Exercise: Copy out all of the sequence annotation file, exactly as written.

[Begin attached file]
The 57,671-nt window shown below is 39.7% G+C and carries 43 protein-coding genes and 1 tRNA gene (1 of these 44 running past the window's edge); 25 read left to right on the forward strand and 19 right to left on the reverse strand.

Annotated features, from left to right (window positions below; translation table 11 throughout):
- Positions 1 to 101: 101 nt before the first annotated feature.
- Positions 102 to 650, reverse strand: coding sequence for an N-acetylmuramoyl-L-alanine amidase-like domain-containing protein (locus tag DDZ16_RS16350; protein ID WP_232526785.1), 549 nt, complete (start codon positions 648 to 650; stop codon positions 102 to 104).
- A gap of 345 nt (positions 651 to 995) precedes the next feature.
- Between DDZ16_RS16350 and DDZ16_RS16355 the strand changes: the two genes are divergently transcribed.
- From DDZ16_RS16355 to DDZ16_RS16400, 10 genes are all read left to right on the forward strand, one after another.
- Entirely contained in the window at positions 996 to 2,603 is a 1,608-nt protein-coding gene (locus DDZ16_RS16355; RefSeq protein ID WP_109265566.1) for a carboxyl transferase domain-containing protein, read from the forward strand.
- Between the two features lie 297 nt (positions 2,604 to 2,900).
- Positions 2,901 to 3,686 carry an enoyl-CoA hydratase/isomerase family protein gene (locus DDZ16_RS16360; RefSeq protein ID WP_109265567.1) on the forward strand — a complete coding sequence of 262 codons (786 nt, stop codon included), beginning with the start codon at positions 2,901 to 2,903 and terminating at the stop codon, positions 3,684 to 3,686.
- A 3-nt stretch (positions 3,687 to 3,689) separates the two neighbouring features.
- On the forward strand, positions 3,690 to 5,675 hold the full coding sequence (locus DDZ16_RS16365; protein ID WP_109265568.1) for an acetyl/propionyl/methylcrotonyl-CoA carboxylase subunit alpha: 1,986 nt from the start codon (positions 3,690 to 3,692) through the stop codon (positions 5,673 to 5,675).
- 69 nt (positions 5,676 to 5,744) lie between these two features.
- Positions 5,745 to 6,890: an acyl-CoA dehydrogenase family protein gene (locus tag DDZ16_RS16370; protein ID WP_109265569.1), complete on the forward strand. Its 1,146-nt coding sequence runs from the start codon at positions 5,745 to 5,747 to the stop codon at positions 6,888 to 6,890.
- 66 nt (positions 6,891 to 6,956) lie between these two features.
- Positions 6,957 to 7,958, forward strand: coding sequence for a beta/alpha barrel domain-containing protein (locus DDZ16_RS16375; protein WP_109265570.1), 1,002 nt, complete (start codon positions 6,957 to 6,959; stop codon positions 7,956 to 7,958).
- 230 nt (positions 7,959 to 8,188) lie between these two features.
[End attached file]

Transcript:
The 57,671-nt window shown below is 39.7% G+C and carries 43 protein-coding genes and 1 tRNA gene (1 of these 44 running past the window's edge); 25 read left to right on the forward strand and 19 right to left on the reverse strand.

Annotated features, from left to right (window positions below; translation table 11 throughout):
- Positions 1 to 101: 101 nt before the first annotated feature.
- Positions 102 to 650, reverse strand: coding sequence for an N-acetylmuramoyl-L-alanine amidase-like domain-containing protein (locus tag DDZ16_RS16350; protein ID WP_232526785.1), 549 nt, complete (start codon positions 648 to 650; stop codon positions 102 to 104).
- A gap of 345 nt (positions 651 to 995) precedes the next feature.
- Between DDZ16_RS16350 and DDZ16_RS16355 the strand changes: the two genes are divergently transcribed.
- From DDZ16_RS16355 to DDZ16_RS16400, 10 genes are all read left to right on the forward strand, one after another.
- Entirely contained in the window at positions 996 to 2,603 is a 1,608-nt protein-coding gene (locus DDZ16_RS16355; RefSeq protein ID WP_109265566.1) for a carboxyl transferase domain-containing protein, read from the forward strand.
- Between the two features lie 297 nt (positions 2,604 to 2,900).
- Positions 2,901 to 3,686 carry an enoyl-CoA hydratase/isomerase family protein gene (locus DDZ16_RS16360; RefSeq protein ID WP_109265567.1) on the forward strand — a complete coding sequence of 262 codons (786 nt, stop codon included), beginning with the start codon at positions 2,901 to 2,903 and terminating at the stop codon, positions 3,684 to 3,686.
- A 3-nt stretch (positions 3,687 to 3,689) separates the two neighbouring features.
- On the forward strand, positions 3,690 to 5,675 hold the full coding sequence (locus DDZ16_RS16365; protein ID WP_109265568.1) for an acetyl/propionyl/methylcrotonyl-CoA carboxylase subunit alpha: 1,986 nt from the start codon (positions 3,690 to 3,692) through the stop codon (positions 5,673 to 5,675).
- 69 nt (positions 5,676 to 5,744) lie between these two features.
- Positions 5,745 to 6,890: an acyl-CoA dehydrogenase family protein gene (locus tag DDZ16_RS16370; protein ID WP_109265569.1), complete on the forward strand. Its 1,146-nt coding sequence runs from the start codon at positions 5,745 to 5,747 to the stop codon at positions 6,888 to 6,890.
- 66 nt (positions 6,891 to 6,956) lie between these two features.
- Positions 6,957 to 7,958, forward strand: coding sequence for a beta/alpha barrel domain-containing protein (locus DDZ16_RS16375; protein WP_109265570.1), 1,002 nt, complete (start codon positions 6,957 to 6,959; stop codon positions 7,956 to 7,958).
- 230 nt (positions 7,959 to 8,188) lie between these two features.